The New Jersey Senate is considering legislation that would amend the Local Redevelopment and Housing Law (LRHL) to reflect the clarified blight prerequisite from the Gallenthin decision, and also to incorporate a response to the due process concerns that were raised in the DeRose case.
The statute presently reads:
(e) A growing lack or total lack of proper utilization of areas caused by the condition of the title, diverse ownership of the real property therein or other conditions, resulting in a stagnant or not fully productive condition of land potentially useful and valuable for contributing to and serving the public health, safety and welfare.
Post amendment, it would read:
(e) A growing lack or total lack of proper utilization of areas caused by the condition of the title, diverse ownership of the real properties therein or other similar conditions which impede land assemblage or discourage the undertaking of improvements, resulting in a stagnant and unproductive condition of land potentially useful and valuable for contributing to and serving the public health, safety and welfare, which condition is presumed to be having a negative social or economic impact or otherwise being detrimental to the safety, health, morals, or welfare of the surrounding area or the community in general.
♦ The bill would create two distinct classes of redevelopment areas: condemnation and non-condemnation. Councils would be required to choose a class when directing their planning boards to investigate the potential for redevelopment among certain parcels, and future actions would be limited by their choices.
♦ The bill would strengthen the requirements for noticing property owners in potential redevelopment areas, particularly with regard to eminent domain in proposed condemnation redevelopment areas.
The bill is sponsored by two Democrats, Jeff Van Drew (Cape May) and Ron Rice (Essex). S-2447 cleared the Community and Urban Affairs committee with unanimous support (5-0) earlier this month. If you’re interested in how the states are tackling eminent domain issues in the post-Kelo landscape, then the markup is worth a look.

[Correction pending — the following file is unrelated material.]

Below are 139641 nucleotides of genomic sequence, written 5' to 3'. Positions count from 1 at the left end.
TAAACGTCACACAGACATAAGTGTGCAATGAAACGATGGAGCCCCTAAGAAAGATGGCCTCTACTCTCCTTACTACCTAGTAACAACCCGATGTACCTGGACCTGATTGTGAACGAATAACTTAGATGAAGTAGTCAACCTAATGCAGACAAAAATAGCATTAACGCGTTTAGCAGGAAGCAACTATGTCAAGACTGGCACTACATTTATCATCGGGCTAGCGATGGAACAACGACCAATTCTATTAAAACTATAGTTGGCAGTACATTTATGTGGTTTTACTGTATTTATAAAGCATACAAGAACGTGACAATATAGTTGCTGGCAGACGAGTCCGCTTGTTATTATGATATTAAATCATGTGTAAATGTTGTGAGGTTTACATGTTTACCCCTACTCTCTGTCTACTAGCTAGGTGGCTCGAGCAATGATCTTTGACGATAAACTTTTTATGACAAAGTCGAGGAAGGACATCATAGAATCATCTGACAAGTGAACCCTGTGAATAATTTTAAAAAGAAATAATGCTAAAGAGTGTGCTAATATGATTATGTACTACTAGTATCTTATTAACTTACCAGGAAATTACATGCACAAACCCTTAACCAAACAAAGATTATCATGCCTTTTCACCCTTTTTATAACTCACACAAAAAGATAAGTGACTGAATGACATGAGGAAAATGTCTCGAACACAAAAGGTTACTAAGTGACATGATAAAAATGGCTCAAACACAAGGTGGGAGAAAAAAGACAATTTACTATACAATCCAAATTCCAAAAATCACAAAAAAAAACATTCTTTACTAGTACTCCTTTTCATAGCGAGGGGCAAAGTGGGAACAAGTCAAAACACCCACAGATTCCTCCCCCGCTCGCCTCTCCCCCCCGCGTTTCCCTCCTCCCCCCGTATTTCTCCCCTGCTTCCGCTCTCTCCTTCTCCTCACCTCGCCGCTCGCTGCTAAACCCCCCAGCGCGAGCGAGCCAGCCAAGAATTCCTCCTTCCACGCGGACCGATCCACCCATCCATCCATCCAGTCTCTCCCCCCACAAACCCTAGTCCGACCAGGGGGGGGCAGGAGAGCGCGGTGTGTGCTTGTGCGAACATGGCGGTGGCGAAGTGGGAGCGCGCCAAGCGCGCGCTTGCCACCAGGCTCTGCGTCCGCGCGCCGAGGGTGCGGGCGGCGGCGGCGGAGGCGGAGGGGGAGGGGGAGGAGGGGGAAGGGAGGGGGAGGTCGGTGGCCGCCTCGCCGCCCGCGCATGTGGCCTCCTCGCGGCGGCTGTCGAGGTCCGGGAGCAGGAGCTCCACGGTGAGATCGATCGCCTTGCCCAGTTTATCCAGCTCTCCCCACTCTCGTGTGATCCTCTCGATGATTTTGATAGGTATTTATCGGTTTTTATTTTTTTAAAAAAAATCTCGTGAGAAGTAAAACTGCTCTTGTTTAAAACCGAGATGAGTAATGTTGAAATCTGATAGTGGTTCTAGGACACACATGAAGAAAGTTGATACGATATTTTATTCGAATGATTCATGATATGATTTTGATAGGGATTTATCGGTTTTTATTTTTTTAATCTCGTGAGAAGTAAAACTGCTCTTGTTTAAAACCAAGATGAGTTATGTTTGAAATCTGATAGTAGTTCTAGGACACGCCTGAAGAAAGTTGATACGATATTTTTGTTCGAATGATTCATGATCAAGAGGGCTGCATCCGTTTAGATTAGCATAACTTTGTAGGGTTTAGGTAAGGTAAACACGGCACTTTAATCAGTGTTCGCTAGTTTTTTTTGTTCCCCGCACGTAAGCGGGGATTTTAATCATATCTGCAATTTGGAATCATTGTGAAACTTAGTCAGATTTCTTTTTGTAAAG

There was one published decision on land use in the New Jersey appellate courts this week. Motley v. Borough of Seaside Park Z.B.A. addressed the question of destruction, as used in N.J.S.A. 40:55D-68, and upon which the continued toleration of a nonconforming use turns. In this case, the plaintiff-respondent submitted a plan to the Seaside Park Z.B.A. for certain renovations to his property, which contained two residential structures — a nonconforming use in what has been a single-family zone since the 1970s. The Board approved his plan, but upon getting to work the plaintiff’s contractor apparently discovered significant structural issues that required taking the structure down to its foundation and footings. After a building inspector observed the extent of the demolition, a code-enforcement officer issued a stop-work order. Plaintiff lost an appeal to the Z.B.A. to lift the order. The lawsuit followed.
At issue was whether the plaintiff’s extensive dismantling and re-mantling had merely constituted a partial destruction of the non-conforming use, which would have required that use to continue to be tolerated under the borough’s zoning ordinance; or whether his actions had constituted a total destruction, after which any new construction on the parcel would have to conform to the present specifications of the ordinance. The trial court found, among other things, that the plaintiff’s actions had only constituted a partial destruction, and that policy reasons (viz., the importance of encouraging the proper maintenance of non-conforming structures) also supported allowing the plaintiff to rebuild. Accordingly, the Law Division vacated the stop-work order. But in an opinion published this week, an Appellate Division panel reached different conclusions and reversed the trial court’s order. The A.D. noted that New Jersey case law is generally opposed to extending the lives of non-conforming uses. Comparing the facts with those of the Lacey case, and others, the court concluded that a total destruction had taken place. Thus, a variance would have to be obtained in order to build something on the parcel that contravened the land use ordinance. In addition, the court found that the plaintiff had flouted the limits that the Board had initially set on his actions. Finally, the panel was unpersuaded by the policy reasons given by the trial court. Accordingly, it reversed the lower court’s decision vacating the stop-work order.